Sorrow ofttimes is God's plough. We dread pain and shrink from it. It seems destructive and ruinous. The plough tears its way, with its keen, sharp blade, through our hearts—and we say we are being destroyed! When the process is completed and we look upon the garden with its sweet flowers growing—we see that only blessing, enrichment, and beauty are the result. We complain of our suffering, but we cannot afford to have suffering taken away.

We cannot afford to lose pain out of the world—or out of our life. It means too much to us. We owe too much, get too many joys and treasures from it—to have it taken out of our lives. We owe to suffering many of the treasures of experience. Without pain we never could know Christ deeply, intimately, experimentally. Two friends may love each other very sincerely, without suffering together—but it is a new friendship into which they enter when they stand side by side in a great sorrow. Grief reveals Christ and draws him closer to us, and we love him better afterwards. To take pain from the world would be to rob life of its divinest joy, it richest blessings. If the plough never cut through the soil—there would be no furrows and no golden harvests.

This plough work is for every one of us. God is making us—and that is the way he has to do it. A little child had a garden, which her father had given her. But nothing would grow in it. The flowers and plants would begin to come up—but in a short time they would wither and die. She had little pleasure from her garden. One day her father brought some workmen with heavy iron tools, and they began to tear up her garden. The removed the soil. They destroyed everything beautiful in it. The child begged that the men would go away. She said they were ruining her garden. But they heeded not her imploring and tears. They broke up the ground and found a great rock just below the surface. This they took away, then smoothed down the soil, and made it beautiful again. After that the flowers and plants grew into beauty. Then the child understood the value of the plough work, which at first seemed so destructive—but in the end left her garden a place of rare beauty.

Christ has, in his love for us—a wonderful vision of what he wants us to become. He would have us share his own glory. "Let the beauty of the Lord our God be upon us" is a prayer God loves to answer. He wants us to become radiant in loveliness. He wants love to blossom in our lives into all gentleness, sweetness, purity, and patience, into ideal manliness, heroic nobleness, splendid sacrificial life. But we never can attain this vision in ways of ease. To spare us from the pain, struggle and suffering—is not the way of truest kindness for us. It needs the plough and sharp plough-work, to bring us to our best beauty.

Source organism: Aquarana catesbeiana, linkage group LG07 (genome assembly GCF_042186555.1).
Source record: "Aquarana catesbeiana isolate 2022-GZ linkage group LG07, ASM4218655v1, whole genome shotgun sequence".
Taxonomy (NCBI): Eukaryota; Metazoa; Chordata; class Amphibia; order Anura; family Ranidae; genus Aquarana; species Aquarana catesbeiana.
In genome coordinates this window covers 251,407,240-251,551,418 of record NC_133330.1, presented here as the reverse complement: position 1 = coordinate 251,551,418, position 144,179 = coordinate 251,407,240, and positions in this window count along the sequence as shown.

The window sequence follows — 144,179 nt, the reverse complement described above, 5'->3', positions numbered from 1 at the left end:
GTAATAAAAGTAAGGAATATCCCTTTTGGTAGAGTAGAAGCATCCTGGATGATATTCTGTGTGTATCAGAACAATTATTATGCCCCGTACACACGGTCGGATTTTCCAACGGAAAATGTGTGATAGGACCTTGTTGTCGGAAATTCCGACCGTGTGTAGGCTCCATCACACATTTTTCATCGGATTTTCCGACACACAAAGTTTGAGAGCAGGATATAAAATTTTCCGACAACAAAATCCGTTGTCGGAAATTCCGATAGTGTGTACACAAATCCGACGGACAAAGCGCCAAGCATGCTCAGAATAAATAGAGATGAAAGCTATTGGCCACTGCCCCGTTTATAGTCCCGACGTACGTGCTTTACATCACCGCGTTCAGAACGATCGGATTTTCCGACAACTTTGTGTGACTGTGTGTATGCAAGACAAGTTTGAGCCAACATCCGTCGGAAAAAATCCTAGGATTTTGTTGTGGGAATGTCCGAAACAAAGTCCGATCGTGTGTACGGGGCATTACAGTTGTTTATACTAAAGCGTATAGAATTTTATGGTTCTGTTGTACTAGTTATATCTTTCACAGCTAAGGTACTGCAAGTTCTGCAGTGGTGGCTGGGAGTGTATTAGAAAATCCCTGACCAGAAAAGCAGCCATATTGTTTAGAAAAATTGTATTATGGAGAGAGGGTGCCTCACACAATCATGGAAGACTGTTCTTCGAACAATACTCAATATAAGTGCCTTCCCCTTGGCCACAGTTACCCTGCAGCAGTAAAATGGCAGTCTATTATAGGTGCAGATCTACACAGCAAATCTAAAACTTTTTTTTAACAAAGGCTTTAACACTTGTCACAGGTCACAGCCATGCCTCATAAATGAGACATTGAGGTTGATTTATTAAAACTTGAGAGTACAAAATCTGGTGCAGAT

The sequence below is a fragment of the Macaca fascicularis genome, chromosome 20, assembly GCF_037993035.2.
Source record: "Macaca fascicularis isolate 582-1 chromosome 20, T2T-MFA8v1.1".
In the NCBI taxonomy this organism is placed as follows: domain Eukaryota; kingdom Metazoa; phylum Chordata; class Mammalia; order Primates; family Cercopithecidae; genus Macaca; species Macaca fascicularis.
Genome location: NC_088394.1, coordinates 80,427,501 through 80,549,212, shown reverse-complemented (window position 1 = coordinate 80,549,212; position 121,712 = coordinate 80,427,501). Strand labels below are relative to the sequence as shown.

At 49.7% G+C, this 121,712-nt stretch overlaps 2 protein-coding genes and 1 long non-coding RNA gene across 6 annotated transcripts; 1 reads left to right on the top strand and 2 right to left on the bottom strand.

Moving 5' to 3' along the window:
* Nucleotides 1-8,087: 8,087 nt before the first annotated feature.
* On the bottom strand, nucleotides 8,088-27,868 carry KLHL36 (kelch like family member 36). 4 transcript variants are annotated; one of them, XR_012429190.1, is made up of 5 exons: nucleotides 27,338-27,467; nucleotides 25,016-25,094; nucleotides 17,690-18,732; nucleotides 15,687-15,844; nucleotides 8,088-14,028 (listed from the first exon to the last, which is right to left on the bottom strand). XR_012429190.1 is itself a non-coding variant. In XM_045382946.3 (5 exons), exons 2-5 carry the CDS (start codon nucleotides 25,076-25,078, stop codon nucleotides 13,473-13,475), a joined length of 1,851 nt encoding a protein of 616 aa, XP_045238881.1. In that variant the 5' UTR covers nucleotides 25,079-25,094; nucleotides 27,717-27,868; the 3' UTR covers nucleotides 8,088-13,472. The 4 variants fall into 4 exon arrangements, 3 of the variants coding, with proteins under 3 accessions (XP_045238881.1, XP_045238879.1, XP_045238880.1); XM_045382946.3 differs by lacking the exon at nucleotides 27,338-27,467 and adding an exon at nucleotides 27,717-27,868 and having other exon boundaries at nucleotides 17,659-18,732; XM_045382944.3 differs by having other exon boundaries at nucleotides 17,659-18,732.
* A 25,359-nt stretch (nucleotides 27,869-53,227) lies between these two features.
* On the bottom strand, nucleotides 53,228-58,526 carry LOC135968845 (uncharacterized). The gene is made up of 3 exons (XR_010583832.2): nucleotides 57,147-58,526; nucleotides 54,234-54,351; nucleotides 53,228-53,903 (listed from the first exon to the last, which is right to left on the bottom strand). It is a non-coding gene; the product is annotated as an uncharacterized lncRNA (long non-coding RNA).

Ploughing is hard work. It is hard for him who follows the plough through the long furrows. There seems to be no reward for him. It is all painful work that he does—cutting and crushing the soil. He sees no growing seed, no golden harvest. It is all weariness, aches and toil for him, with nothing to cheer his heart, nothing to enrich him. The reaper rejoices as he thrusts in his sickle and then threshes out the yellow grain. But the work of the ploughman seems to be destruction for the time. Yet in the end it proves to be glorious work.

It is hard also for the soil, to have the plough of God driven through our hearts and over our lives, breaking them and crushing them. Oh, how heavy God's plough is, as it is dragged over us, its sharp plow-share cutting into the very center of our being. Rough is the plough work. It has no comfort in it. No reward is apparent. The plough cuts remorselessly. But the ploughman may have visions of a rich outcome from all his toil. There will be a harvest by and by, when, in the place where his share now cuts, golden grain will wave, and he will fill his bosom with sheaves. You cry out today because of the pain you suffer as God's plough cuts into your life and seems to be spoiling all its beauty. But look forward. First the plough—then the fields with their glorious grain. Now you know nothing but pain; hereafter you will reap joy from the places now scarred and furrowed.

There is a picture in Revelation which explains it all. There appeared a great company, wearing white robes and carrying palm branches. "Who are these?" was asked. "These are those who have come out of the great tribulation," was the answer. The way to heaven's highest glory—lies through pain. Today the plough is cutting through your life; tomorrow a blessed harvest will wave!